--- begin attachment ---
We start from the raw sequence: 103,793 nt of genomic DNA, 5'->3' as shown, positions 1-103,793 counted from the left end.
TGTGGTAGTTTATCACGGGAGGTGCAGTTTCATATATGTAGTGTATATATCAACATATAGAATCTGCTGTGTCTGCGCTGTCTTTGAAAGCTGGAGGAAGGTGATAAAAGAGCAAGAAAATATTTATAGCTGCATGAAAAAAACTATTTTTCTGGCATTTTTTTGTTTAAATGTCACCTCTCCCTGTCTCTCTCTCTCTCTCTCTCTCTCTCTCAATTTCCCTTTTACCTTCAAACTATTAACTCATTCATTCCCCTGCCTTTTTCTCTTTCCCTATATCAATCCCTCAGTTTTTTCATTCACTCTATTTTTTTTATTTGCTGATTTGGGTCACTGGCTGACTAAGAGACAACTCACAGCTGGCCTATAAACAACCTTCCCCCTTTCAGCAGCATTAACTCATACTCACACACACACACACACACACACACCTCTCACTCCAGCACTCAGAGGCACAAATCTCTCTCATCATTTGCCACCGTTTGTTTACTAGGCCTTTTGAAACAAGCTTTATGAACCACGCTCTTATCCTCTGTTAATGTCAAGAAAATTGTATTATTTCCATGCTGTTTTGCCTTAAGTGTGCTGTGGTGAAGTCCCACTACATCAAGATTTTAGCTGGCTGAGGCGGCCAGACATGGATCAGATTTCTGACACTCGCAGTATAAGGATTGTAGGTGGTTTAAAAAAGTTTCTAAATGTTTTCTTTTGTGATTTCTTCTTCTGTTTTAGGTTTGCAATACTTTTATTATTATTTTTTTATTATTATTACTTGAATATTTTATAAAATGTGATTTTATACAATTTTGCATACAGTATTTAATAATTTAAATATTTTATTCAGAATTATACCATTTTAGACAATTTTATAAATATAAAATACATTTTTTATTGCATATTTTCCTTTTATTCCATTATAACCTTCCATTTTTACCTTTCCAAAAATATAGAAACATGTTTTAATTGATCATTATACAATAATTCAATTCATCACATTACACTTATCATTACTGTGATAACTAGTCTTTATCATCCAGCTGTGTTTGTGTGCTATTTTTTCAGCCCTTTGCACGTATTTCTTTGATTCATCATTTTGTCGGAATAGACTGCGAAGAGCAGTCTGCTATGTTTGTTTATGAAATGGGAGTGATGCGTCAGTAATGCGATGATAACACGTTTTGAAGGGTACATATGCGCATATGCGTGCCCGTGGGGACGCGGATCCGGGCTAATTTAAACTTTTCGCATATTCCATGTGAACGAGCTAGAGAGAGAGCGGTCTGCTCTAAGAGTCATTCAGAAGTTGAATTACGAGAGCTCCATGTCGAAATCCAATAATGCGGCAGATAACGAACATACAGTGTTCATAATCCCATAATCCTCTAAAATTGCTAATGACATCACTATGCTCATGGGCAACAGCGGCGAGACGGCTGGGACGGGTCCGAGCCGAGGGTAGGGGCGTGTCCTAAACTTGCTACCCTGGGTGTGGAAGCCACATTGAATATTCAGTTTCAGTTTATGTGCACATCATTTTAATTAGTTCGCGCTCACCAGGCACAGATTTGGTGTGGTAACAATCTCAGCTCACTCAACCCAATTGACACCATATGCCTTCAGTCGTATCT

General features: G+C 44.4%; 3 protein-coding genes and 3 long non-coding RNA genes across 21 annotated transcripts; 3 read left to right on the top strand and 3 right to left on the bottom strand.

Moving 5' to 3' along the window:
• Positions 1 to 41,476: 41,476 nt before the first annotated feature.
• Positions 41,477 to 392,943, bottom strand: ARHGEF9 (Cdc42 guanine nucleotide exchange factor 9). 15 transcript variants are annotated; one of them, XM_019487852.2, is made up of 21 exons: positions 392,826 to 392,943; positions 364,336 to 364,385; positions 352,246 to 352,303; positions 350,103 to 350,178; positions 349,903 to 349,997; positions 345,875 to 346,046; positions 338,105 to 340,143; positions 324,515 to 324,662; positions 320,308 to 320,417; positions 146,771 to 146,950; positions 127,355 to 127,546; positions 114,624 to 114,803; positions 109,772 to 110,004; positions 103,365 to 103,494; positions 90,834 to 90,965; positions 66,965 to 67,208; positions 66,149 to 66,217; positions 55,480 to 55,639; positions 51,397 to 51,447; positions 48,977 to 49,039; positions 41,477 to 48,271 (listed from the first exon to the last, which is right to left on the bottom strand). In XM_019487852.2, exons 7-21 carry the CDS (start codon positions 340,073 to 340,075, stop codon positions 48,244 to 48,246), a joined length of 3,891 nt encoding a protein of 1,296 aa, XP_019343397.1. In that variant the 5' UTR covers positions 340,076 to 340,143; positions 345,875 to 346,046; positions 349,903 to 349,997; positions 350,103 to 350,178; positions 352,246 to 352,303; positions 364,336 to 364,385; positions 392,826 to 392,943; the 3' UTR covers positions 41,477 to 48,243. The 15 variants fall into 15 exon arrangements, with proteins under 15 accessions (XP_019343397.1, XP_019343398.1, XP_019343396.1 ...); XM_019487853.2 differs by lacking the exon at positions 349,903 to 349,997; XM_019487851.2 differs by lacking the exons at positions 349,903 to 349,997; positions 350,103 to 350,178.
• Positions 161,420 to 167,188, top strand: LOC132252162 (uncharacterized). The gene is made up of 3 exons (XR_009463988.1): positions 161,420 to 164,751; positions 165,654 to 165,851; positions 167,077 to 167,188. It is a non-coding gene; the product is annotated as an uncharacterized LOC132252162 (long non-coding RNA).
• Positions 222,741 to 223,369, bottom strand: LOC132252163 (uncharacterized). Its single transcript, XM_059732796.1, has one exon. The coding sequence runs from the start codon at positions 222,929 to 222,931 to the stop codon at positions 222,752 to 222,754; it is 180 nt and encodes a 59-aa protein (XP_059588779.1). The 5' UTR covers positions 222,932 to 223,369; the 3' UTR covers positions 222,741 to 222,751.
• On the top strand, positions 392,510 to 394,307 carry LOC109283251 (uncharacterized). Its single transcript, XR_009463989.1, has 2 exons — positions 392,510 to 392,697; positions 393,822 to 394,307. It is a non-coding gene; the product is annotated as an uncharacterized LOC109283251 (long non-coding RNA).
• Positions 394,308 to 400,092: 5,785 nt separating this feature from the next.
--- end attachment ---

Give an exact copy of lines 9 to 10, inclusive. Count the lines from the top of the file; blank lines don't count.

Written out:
• On the top strand, positions 392,510 to 394,307 carry LOC109283251 (uncharacterized). Its single transcript, XR_009463989.1, has 2 exons — positions 392,510 to 392,697; positions 393,822 to 394,307. It is a non-coding gene; the product is annotated as an uncharacterized LOC109283251 (long non-coding RNA).
• Positions 394,308 to 400,092: 5,785 nt separating this feature from the next.